• Buddhist Association of Canada Transcendence in Insight meditationIn the process, the mind transcends everything—1. It transcends conceptual reality,2. It transcends conditioned reality and finally3. It goes into absolute reality, which is the unchanging state.4. After much practice, it is the true nature that is experienced by the mind. 加拿大佛教會 © 2006 Buddhist Association of Canada
    • Buddhist Association of Canada The Nature of Mindfulness At the start of our practice, we have to recognize the nature of mindfulness, which we have to develop over time during meditation.The presence of mindfulness is what really makes thedifference between true happiness and false happiness.True happiness is when we really have peace of mind. Falsehappiness is when greed and excitement overcome the mind—the mind is agitated. 加拿大佛教會 © 2006 Buddhist Association of Canada
    • Buddhist Association of Canada Three factors in mindfulness1. The 1st factor is clarity of the mind. The mind is clear and pure—clear from all greed, anger, dullness, delusion and hallucination.2. The 2nd factor is stability, calmness and peace. The mind is in the state of serenity, steadiness and non-violence even in an adverse condition.3. The third factor is alertness of the mind. The mind becomes sensitive and alert at meditation object and all the conditions and cause/effect associated with it. 加拿大佛教會 © 2006 Buddhist Association of Canada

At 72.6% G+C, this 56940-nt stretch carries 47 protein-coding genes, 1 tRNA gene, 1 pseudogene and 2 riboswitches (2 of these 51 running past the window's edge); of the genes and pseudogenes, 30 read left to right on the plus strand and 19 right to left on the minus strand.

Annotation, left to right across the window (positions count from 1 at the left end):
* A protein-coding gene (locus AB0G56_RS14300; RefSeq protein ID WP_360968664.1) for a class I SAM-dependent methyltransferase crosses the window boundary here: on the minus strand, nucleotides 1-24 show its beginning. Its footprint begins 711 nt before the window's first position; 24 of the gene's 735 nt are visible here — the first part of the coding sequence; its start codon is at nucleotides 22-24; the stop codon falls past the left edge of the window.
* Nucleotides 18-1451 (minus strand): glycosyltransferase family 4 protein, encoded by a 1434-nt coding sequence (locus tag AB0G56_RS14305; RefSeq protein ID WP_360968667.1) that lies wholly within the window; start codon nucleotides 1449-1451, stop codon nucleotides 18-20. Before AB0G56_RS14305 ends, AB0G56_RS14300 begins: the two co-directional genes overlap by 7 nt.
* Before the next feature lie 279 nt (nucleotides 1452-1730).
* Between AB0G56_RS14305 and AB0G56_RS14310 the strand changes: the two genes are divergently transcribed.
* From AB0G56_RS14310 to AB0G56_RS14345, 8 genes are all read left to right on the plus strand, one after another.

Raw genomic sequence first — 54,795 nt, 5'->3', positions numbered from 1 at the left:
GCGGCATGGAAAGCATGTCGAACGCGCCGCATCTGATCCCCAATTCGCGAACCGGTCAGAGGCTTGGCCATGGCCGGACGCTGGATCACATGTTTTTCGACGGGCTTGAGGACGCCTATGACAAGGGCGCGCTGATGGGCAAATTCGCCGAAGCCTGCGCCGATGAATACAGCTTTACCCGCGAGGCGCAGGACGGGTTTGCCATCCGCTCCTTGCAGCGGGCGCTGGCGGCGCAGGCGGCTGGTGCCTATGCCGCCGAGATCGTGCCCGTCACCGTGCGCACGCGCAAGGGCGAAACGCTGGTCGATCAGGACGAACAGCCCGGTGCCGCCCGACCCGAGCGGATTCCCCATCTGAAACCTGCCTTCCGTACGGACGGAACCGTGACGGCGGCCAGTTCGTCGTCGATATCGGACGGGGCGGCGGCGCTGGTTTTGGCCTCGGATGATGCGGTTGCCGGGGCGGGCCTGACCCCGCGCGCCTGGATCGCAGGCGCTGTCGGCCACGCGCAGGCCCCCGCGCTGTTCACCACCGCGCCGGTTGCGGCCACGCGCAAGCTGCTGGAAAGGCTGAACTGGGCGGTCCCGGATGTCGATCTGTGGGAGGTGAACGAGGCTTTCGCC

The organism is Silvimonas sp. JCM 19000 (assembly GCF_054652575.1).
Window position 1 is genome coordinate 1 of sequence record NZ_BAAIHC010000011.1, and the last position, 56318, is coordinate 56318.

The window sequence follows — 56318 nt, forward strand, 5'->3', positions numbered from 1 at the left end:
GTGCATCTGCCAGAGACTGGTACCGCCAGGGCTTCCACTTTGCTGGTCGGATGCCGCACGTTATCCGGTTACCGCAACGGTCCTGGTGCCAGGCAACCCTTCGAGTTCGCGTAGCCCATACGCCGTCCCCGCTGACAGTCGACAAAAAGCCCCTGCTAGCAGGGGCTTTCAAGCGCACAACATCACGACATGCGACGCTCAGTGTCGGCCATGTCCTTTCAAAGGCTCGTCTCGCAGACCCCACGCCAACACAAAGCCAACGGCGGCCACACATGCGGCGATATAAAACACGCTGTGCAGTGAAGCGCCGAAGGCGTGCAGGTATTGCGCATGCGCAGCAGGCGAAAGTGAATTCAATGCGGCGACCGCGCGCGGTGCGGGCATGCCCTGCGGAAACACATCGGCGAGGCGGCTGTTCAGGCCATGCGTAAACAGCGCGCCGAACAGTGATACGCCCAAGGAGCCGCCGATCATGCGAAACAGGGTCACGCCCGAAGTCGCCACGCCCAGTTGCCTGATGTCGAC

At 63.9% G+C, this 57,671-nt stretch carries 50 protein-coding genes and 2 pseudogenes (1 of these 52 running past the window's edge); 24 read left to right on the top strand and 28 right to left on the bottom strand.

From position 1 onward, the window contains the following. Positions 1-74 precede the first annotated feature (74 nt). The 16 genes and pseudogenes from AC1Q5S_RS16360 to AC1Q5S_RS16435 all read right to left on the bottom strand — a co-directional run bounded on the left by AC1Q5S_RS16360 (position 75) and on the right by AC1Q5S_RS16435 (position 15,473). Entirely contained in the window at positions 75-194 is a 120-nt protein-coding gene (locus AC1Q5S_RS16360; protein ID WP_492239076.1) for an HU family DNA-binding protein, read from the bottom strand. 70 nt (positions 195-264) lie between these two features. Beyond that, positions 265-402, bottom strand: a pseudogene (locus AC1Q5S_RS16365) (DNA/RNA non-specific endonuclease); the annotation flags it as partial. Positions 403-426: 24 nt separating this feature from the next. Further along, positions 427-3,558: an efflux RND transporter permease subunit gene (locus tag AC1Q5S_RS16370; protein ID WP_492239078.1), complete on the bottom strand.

• Buddhist Association of Canada The Purpose of Meditation Practice1. To keep the mind in the present moment.2. To keep mindfulness clear, calm and in the present moment.3. To see what is happening to our meditation object.In walking meditation, the object of the mindfulness is the walkingprocess. In sitting meditation, the object is the ―rising‖ and―falling‖ process of the abdomen; and in other daily activities, the objectis to know what we are doing. 加拿大佛教會 © 2006 Buddhist Association of Canada
    • Buddhist Association of Canada Brisk walkingBrisk walking is a walk that is faster than the normal walk. It can beextended to almost a run but not quite. It is just a fast walking withoutrunning.When you perform brisk walking, you keep your mind on the footstep.To keep your mind on the footstep, you may say mentally:―right, left, right, left…‖ or ―stepping left, stepping right…‖ 加拿大佛教會 © 2006 Buddhist Association of Canada
    • Buddhist Association of Canada Moderate walkingMost of the walking is done at a moderate pace. 1. First, when you stand, you must be aware of standing posture and bring you mindfulness down at the feet. 2. Take a deep breath, physically relax and be mindful on your feet. 3. Let our mind be clear, without any thinking. Just keep the mind calm, clear and mentally relaxed. 4. Keep your eyes downcast but not looking down during walking. 5. Your eyelids are half-closed when you are relaxed. 6. Only when you really want to look at something, do we look straight ahead. 加拿大佛教會 © 2006 Buddhist Association of Canada